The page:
Alexandra Jacobs at the NYT:
The most famous TV ad in the Orwellian year of 1984, carefully themed to the novel named for this year, was for the Apple Macintosh desktop computer. The most infamous were those for Crazy Eddie, a chain of discount electronics stores in the New York metropolitan area.
Gesticulating wildly in a variety of costumes or just a gray turtleneck and a dark blazer, the actor Jerry Carroll, often mistaken for the mysterious Eddie, would rattle off a sales pitch ending with the vibrating, bug-eyed assurance: “His prices are INSANE!”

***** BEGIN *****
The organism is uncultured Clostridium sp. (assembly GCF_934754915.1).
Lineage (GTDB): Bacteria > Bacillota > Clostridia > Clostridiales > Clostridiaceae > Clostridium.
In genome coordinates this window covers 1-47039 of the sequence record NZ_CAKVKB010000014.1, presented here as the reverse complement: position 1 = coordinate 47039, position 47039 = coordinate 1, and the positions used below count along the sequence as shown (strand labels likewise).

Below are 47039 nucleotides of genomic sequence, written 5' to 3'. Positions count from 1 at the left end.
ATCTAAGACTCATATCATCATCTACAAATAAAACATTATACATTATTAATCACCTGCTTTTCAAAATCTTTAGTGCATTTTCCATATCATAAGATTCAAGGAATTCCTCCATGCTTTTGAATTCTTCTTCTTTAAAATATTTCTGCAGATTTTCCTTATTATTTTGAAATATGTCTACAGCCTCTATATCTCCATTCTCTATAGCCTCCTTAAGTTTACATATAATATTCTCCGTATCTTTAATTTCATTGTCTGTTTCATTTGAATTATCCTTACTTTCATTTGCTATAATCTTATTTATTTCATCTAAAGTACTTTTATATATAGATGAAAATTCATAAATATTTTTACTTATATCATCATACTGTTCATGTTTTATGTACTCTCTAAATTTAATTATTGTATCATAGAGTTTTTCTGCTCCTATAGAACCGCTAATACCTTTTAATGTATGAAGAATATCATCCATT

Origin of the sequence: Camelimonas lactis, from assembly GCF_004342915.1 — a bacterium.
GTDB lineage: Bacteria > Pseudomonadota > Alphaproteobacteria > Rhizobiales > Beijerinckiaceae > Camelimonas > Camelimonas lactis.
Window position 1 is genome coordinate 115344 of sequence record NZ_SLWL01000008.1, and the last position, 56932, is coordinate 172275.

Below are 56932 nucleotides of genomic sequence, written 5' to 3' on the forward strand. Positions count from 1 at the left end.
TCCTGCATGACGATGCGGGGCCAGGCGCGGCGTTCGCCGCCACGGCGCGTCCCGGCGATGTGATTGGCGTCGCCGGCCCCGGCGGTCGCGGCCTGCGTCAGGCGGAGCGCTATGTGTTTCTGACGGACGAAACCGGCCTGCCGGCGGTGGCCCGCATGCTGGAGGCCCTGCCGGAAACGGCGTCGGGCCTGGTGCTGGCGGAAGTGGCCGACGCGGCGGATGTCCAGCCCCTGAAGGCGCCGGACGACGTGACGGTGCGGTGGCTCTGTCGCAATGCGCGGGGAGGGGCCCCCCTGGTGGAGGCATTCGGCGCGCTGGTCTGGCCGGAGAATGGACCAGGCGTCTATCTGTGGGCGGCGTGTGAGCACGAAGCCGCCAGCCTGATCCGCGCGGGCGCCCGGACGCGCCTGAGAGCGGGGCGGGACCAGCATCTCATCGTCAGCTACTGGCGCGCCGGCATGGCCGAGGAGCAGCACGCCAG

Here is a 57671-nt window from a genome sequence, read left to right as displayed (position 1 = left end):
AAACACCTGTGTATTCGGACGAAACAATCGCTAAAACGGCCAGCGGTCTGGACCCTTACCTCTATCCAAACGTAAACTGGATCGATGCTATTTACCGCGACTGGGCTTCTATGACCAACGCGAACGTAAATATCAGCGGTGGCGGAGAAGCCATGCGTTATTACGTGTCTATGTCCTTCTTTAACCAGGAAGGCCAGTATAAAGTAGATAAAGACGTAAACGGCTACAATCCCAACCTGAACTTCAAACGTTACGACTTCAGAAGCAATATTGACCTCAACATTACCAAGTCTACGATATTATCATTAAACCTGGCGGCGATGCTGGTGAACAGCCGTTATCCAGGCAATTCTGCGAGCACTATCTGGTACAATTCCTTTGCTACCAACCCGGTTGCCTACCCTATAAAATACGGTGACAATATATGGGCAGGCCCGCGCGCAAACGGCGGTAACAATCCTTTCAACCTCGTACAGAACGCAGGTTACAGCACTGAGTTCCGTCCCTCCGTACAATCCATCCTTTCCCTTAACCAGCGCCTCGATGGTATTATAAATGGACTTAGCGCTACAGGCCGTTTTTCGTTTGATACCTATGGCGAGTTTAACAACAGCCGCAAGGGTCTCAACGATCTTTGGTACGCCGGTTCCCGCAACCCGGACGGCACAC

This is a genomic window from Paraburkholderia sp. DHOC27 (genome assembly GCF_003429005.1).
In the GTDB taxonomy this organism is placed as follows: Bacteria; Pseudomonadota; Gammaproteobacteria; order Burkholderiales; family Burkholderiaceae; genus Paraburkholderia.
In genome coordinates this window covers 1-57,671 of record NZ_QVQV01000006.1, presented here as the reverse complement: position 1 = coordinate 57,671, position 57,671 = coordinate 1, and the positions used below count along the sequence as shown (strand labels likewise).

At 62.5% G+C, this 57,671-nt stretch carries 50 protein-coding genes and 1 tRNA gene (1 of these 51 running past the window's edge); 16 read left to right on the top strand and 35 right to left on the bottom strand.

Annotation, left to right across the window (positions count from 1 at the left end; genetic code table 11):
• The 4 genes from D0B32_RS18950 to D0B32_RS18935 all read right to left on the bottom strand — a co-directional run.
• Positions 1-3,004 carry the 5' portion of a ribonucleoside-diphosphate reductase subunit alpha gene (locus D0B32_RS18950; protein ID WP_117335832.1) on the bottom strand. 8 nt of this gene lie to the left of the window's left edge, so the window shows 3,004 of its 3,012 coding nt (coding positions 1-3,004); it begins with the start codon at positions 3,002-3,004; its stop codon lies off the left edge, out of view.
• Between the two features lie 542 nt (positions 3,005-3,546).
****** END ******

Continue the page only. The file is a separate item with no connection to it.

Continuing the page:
People hated those commercials, the journalist Gary Weiss reminds us in “Retail Gangster,” a compact and appealing account of Crazy Eddie’s artificially inflated rise and slow-mo collapse. But they worked — the company went public, with the inauspicious stock symbol CRZY — and also worked their way into punch lines of popular culture.